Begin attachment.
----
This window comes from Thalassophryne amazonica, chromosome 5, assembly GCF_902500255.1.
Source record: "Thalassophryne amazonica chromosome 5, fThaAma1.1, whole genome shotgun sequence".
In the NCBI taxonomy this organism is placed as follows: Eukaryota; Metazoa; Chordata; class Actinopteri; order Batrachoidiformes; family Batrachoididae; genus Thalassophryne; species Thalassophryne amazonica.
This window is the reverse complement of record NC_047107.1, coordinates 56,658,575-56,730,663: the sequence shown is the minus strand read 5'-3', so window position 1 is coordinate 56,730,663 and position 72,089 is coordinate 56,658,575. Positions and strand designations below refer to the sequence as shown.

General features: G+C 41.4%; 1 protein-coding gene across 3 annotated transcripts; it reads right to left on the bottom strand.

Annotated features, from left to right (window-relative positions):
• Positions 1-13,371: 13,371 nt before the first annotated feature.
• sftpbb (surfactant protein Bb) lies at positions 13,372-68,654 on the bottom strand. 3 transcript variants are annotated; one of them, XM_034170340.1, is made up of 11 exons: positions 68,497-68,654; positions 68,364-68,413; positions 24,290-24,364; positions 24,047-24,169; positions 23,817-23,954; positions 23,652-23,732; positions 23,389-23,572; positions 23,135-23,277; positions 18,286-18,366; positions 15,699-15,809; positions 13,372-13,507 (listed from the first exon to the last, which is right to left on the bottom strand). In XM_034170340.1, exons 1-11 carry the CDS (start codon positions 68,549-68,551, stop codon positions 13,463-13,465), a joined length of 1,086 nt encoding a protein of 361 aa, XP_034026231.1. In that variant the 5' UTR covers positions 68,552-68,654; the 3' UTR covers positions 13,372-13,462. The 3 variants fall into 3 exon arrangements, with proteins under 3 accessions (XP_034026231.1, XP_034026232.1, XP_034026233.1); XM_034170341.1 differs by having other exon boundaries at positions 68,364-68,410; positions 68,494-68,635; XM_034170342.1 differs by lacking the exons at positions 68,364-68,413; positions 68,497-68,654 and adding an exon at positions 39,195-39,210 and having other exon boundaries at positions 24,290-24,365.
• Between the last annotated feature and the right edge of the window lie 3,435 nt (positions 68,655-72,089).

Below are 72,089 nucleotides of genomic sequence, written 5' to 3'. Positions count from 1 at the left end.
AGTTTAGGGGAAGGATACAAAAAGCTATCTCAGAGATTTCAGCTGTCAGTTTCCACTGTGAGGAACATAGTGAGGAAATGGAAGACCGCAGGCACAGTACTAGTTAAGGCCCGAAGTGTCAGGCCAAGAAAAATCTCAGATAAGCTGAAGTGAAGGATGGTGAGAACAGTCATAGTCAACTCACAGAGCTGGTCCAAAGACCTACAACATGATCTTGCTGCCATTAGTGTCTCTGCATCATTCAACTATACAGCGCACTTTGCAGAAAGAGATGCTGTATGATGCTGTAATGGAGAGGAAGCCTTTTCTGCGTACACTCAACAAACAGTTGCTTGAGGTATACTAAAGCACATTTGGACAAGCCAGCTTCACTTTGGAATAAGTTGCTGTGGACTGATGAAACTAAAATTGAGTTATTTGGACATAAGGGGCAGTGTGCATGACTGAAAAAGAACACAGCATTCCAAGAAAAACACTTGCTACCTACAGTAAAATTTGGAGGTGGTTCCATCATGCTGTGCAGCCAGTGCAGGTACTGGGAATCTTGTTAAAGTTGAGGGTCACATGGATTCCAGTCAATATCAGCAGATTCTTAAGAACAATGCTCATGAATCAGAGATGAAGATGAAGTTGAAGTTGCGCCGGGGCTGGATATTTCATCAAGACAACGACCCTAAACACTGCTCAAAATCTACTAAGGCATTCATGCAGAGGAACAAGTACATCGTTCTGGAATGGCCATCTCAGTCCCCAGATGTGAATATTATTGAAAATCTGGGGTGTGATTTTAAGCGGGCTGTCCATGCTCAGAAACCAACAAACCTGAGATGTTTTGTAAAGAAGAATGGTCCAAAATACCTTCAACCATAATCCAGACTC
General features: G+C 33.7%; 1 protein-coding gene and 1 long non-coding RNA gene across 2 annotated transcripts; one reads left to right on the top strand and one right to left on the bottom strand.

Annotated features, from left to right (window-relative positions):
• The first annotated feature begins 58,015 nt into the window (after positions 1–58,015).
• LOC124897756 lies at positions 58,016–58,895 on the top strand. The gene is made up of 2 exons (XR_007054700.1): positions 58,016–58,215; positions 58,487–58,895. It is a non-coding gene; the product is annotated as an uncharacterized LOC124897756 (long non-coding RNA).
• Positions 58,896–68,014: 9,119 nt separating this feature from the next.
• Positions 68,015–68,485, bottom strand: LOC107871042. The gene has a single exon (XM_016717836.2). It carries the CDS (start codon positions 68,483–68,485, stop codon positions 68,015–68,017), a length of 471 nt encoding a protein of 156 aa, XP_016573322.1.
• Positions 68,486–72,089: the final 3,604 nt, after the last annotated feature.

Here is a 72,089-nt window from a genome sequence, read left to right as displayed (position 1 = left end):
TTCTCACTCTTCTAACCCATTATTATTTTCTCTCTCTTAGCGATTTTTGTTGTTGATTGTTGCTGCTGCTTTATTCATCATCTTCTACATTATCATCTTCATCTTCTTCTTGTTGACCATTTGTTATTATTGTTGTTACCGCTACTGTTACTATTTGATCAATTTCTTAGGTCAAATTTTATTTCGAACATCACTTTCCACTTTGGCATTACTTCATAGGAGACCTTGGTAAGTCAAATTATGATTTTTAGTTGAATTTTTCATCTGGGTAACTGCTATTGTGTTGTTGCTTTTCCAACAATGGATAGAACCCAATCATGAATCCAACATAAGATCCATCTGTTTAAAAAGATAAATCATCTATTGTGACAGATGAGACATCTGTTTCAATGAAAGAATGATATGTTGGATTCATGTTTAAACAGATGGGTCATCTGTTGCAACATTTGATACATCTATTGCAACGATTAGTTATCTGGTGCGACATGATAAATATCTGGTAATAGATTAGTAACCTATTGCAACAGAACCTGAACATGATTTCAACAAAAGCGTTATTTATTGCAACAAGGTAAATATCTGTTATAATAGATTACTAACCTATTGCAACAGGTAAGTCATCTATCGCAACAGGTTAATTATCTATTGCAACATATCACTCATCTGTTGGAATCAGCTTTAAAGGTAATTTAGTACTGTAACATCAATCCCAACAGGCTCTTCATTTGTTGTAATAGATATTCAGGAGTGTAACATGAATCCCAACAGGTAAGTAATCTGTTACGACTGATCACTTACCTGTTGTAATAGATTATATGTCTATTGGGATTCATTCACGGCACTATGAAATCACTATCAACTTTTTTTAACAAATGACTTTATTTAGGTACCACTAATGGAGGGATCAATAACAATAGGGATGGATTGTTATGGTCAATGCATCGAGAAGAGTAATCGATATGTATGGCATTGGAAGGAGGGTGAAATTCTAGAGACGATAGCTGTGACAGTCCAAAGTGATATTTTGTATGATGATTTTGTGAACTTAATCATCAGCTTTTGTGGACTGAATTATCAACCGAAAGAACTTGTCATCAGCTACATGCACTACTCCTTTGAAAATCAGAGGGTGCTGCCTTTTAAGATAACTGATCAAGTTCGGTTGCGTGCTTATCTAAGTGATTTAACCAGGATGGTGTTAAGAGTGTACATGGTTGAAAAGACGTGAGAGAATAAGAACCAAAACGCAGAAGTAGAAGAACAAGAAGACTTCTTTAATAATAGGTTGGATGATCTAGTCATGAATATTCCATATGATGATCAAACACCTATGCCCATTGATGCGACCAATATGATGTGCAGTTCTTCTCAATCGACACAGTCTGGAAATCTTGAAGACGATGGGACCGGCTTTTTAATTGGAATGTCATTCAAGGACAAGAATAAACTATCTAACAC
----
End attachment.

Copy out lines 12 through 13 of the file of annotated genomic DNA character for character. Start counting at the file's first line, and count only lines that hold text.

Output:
General features: G+C 33.7%; 1 protein-coding gene and 1 long non-coding RNA gene across 2 annotated transcripts; one reads left to right on the top strand and one right to left on the bottom strand.

Annotated features, from left to right (window-relative positions):